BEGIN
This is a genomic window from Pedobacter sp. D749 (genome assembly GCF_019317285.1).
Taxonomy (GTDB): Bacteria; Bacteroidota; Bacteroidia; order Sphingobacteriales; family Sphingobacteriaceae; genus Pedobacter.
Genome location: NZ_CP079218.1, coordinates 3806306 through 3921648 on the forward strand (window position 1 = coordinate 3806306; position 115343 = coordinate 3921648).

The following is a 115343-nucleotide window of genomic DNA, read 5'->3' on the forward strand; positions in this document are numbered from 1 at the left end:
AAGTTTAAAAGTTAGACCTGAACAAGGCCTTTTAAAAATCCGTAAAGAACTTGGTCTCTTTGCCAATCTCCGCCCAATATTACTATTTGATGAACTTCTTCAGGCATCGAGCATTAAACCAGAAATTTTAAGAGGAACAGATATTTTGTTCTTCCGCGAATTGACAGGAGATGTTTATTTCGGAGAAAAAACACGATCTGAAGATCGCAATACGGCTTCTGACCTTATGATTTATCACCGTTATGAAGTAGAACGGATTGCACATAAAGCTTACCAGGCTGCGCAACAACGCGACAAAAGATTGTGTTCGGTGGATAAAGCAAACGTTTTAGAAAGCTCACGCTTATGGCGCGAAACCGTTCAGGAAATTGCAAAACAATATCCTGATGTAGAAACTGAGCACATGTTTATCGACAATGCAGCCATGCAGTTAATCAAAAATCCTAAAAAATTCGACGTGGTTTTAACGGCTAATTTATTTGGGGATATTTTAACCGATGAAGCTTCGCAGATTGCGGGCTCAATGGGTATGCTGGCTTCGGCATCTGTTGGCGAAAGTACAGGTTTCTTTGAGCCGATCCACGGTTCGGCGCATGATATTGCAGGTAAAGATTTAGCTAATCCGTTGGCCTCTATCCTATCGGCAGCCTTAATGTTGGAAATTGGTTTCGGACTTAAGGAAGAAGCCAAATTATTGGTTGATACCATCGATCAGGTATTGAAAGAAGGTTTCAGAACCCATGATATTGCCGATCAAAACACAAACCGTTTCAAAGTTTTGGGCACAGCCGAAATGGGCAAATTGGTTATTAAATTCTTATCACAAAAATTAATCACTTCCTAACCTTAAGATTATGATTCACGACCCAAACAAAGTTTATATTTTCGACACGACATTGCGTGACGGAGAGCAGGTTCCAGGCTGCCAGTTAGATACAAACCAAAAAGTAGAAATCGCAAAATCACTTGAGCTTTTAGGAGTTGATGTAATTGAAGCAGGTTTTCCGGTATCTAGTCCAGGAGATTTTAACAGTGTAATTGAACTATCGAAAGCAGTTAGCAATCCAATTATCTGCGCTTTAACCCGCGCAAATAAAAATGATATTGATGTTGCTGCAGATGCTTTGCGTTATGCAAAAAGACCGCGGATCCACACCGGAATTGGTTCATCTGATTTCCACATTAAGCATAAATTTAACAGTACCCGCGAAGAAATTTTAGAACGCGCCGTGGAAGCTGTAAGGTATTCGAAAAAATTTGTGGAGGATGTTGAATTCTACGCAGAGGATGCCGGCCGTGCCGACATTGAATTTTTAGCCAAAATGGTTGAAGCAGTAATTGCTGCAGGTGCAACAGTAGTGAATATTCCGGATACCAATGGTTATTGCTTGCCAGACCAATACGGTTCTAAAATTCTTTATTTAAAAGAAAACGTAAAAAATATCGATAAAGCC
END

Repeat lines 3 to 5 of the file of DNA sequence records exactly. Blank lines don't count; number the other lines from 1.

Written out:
Genome location: NZ_CP079218.1, coordinates 3806306 through 3921648 on the forward strand (window position 1 = coordinate 3806306; position 115343 = coordinate 3921648).

The following is a 115343-nucleotide window of genomic DNA, read 5'->3' on the forward strand; positions in this document are numbered from 1 at the left end:
AAGTTTAAAAGTTAGACCTGAACAAGGCCTTTTAAAAATCCGTAAAGAACTTGGTCTCTTTGCCAATCTCCGCCCAATATTACTATTTGATGAACTTCTTCAGGCATCGAGCATTAAACCAGAAATTTTAAGAGGAACAGATATTTTGTTCTTCCGCGAATTGACAGGAGATGTTTATTTCGGAGAAAAAACACGATCTGAAGATCGCAATACGGCTTCTGACCTTATGATTTATCACCGTTATGAAGTAGAACGGATTGCACATAAAGCTTACCAGGCTGCGCAACAACGCGACAAAAGATTGTGTTCGGTGGATAAAGCAAACGTTTTAGAAAGCTCACGCTTATGGCGCGAAACCGTTCAGGAAATTGCAAAACAATATCCTGATGTAGAAACTGAGCACATGTTTATCGACAATGCAGCCATGCAGTTAATCAAAAATCCTAAAAAATTCGACGTGGTTTTAACGGCTAATTTATTTGGGGATATTTTAACCGATGAAGCTTCGCAGATTGCGGGCTCAATGGGTATGCTGGCTTCGGCATCTGTTGGCGAAAGTACAGGTTTCTTTGAGCCGATCCACGGTTCGGCGCATGATATTGCAGGTAAAGATTTAGCTAATCCGTTGGCCTCTATCCTATCGGCAGCCTTAATGTTGGAAATTGGTTTCGGACTTAAGGAAGAAGCCAAATTATTGGTTGATACCATCGATCAGGTATTGAAAGAAGGTTTCAGAACCCATGATATTGCCGATCAAAACACAAACCGTTTCAAAGTTTTGGGCACAGCCGAAATGGGCAAATTGGTTATTAAATTCTTATCACAAAAATTAATCACTTCCTAACCTTAAGATTATGATTCACGACCCAAACAAAGTTTATATTTTCGACACGACATTGCGTGACGGAGAGCAGGTTCCAGGCTGCCAGTTAGATACAAACCAAAAAGTAGAAATCGCAAAATCACTTGAGCTTTTAGGAGTTGATGTAATTGAAGCAGGTTTTCCGGTATCTAGTCCAGGAGATTTTAACAGTGTAATTGAACTATCGAAAGCAGTTAGCAATCCAATTATCTGCGCTTTAACCCGCGCAAATAAAAATGATATTGATGTTGCTGCAGATGCTTTGCGTTATGCAAAAAGACCGCGGATCCACACCGGAATTGGTTCATCTGATTTCCACATTAAGCATAAATTTAACAGTACCCGCGAAGAAATTTTAGAACGCGCCGTGGAAGCTGTAAGGTATTCGAAAAAATTTGTGGAGGATGTTGAATTCTACGCAGAGGATGCCGGCCGTGCCGACATTGAATTTTTAGCCAAAATGGTTGAAGCAGTAATTGCTGCAGGTGCAACAGTAGTGAATATTCCGGATACCAATGGTTATTGCTTGCCAGACCAATACGGTTCTAAAATTCTTTATTTAAAAGAAAACGTAAAAAATATCGATAAAGCC